Phoenix Car Rental Agencies Owe $100,000 in Unpaid Parking Tickets

Rental car companies in Phoenix owe the city nearly $100,000 in unpaid parking tickets, according to The Arizona Republic.

The information comes from the "boot-and-tow" list used by local police to impound vehicles registered to repeat offenders. Vehicles on this list can be impounded, locked in place with a boot or towed at any time.

The majority of the $2 million in unpaid fines on this list is owed by individual motorists and small businesses, but major rental agencies account for some of the largest individual debts. Some of the violations date back as far as 1999.

Rental agencies aren't claiming responsibility

The city requires that registered owners, including rental companies, pay fines. Towing fees are $30 per vehicle, and offenders have to pay the total fines plus court imposed fees, or request to see a judge.

The city sends notices to the address listed for each vehicle's registered owner, but sometimes the information is outdated. The city is prohibited by law from issuing warrants or taking any stricter legal action than sending the unpaid violations to collections teams. The only other action the city can generally take is to impound the vehicle - if they find it.

Rental car agencies say they intend to hold their clients accountable for unpaid violations, but the rental agreements require that a driver is charged for any tickets within 90 days. That means, after this time period, the agency is responsible. Some tickets issued to older vehicles might never be paid because those cars are no longer part of the fleet.

According to the city's records, Hertz owes Phoenix $3,297, and Enterprise owes the city more than $18,000.

Southwest-Tex Leasing Co. owes Phoenix more than $26,000 - the largest amount on the boot-and-tow list. The city has been unable to collect, as the company went bankrupt two years ago. Southwest operated under Advantage Rent A Car before Advantage was purchased by Hertz. Hertz has declined to take responsibility for the debts, according to the newspaper.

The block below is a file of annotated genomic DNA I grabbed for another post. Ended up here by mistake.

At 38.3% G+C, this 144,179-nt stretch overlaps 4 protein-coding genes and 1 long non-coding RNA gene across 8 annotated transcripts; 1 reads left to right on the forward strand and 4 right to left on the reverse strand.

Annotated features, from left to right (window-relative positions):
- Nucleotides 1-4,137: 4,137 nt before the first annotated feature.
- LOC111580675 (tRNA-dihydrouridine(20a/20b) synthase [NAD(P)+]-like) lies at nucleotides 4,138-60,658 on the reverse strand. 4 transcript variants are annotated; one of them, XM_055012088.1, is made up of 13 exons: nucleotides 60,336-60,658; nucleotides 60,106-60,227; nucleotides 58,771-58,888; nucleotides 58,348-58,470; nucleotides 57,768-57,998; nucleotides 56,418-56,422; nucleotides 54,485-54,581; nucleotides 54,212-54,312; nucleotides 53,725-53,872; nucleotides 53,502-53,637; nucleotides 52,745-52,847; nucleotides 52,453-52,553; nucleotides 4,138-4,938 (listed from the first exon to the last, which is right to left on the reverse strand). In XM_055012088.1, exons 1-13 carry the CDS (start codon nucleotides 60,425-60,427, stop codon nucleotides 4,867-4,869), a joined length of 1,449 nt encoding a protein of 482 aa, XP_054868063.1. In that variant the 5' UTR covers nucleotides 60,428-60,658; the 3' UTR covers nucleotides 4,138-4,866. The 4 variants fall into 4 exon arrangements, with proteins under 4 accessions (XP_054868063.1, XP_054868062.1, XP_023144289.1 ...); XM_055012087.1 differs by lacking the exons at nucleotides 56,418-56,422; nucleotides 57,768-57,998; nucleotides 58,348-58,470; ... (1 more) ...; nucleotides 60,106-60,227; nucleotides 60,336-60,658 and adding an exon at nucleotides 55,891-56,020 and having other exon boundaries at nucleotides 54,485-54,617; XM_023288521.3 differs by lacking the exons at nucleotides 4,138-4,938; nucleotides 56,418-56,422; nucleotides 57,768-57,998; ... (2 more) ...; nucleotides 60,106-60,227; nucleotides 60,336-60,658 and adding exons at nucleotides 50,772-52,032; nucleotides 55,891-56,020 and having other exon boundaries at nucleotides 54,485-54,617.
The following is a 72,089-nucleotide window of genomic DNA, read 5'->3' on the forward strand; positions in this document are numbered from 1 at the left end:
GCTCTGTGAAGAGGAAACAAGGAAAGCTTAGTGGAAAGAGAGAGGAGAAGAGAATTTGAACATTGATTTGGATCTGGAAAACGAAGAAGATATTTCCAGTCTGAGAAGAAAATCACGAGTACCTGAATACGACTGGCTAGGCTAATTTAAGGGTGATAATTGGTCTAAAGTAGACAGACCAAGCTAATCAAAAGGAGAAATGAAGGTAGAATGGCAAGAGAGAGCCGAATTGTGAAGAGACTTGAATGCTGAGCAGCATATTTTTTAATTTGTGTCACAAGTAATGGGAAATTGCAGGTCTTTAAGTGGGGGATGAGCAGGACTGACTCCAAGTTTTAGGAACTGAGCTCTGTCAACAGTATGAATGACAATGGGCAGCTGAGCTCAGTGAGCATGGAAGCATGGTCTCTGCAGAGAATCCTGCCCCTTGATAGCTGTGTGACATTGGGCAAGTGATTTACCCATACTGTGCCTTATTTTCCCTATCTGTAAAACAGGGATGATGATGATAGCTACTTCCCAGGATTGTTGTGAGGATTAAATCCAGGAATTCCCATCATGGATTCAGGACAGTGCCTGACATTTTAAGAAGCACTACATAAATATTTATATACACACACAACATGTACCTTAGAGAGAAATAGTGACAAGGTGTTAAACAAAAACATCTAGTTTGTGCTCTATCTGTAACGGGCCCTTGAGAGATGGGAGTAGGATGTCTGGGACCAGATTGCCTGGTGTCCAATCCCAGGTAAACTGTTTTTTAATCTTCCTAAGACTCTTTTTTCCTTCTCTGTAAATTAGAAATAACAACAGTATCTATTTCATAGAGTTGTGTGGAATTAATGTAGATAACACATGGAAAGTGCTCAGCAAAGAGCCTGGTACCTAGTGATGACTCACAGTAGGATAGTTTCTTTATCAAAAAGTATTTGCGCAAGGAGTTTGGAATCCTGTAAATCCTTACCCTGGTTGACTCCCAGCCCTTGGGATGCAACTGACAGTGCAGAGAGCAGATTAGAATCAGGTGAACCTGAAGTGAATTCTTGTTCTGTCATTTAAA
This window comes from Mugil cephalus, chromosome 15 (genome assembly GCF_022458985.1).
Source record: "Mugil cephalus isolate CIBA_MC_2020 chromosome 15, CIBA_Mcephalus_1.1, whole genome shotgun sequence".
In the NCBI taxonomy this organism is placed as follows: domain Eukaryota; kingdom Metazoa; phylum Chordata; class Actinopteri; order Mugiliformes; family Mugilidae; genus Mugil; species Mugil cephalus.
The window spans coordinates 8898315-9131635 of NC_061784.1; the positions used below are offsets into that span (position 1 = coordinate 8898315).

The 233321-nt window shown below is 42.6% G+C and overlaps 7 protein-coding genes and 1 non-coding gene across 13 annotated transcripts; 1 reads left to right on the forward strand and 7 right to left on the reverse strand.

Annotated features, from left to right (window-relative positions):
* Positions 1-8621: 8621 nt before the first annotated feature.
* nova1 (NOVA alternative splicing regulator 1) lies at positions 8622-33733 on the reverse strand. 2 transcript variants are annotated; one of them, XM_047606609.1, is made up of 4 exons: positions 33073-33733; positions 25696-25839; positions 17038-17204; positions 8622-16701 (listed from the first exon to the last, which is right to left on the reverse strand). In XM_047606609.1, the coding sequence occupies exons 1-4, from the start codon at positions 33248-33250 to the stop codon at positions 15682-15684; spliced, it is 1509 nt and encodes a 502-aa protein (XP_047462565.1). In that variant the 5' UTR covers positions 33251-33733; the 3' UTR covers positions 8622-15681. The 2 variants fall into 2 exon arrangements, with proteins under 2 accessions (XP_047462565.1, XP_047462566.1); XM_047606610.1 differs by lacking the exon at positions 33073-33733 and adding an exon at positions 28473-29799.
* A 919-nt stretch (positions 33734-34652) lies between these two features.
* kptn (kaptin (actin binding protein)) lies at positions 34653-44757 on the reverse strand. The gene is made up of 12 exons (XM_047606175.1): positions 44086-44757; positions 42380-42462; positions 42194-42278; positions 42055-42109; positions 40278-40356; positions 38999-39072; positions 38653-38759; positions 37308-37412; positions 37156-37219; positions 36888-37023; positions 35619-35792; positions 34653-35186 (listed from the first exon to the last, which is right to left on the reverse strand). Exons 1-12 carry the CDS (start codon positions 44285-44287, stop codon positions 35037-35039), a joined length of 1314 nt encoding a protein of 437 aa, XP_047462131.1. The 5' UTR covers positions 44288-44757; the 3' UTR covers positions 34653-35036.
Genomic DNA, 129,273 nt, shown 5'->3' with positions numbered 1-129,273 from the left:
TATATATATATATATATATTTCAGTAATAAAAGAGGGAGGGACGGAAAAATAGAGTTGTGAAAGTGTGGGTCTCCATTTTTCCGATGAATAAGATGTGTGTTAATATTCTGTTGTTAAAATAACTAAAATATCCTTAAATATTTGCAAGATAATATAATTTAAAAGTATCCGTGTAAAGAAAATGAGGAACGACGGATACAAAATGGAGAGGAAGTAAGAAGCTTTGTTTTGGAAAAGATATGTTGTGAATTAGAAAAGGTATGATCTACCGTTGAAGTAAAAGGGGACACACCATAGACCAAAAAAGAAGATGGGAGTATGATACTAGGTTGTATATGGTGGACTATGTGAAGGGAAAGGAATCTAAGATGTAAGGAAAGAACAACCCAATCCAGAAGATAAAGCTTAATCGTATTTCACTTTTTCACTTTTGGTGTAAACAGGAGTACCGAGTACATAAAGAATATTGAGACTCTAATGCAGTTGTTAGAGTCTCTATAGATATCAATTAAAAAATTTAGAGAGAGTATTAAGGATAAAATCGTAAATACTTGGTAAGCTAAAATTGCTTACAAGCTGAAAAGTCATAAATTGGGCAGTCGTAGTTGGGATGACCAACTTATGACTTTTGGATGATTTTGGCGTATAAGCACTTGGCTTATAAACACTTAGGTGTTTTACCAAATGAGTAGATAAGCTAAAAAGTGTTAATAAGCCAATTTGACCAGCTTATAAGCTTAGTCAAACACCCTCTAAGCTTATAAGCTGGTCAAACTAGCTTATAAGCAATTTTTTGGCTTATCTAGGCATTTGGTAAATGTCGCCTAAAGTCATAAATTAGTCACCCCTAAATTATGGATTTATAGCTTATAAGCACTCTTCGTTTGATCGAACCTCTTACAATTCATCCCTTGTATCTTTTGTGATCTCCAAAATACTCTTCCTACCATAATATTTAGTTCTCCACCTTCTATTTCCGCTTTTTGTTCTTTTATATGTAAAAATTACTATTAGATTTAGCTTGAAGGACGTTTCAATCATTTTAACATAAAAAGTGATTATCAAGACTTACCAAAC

Travelers could suffer

The newspaper said collection agency delays and loopholes have prevented the city from collecting this potential revenue. But as the city aggressively tracks rental agencies with unpaid fines, tourists and business travelers could suffer.

Since early August, Phoenix police have impounded at least 12 vehicles using license plate scanners. Cars with three or more unpaid tickets are impounded, whether the driver is a renter, registered owner or someone borrowing a vehicle. Travelers who have rented cars with three or more unpaid violations from agencies risk having their vehicle towed. 

"Hopefully, with this program, companies will grow tired of having their vehicles towed and step up to pay those tickets," said Loren Braud, staff attorney at Phoenix Municipal Court. "The thing with these rental car companies, you need to reach someone who cares about the fact that they have all these obligations and all these mounting letters from collection agencies."

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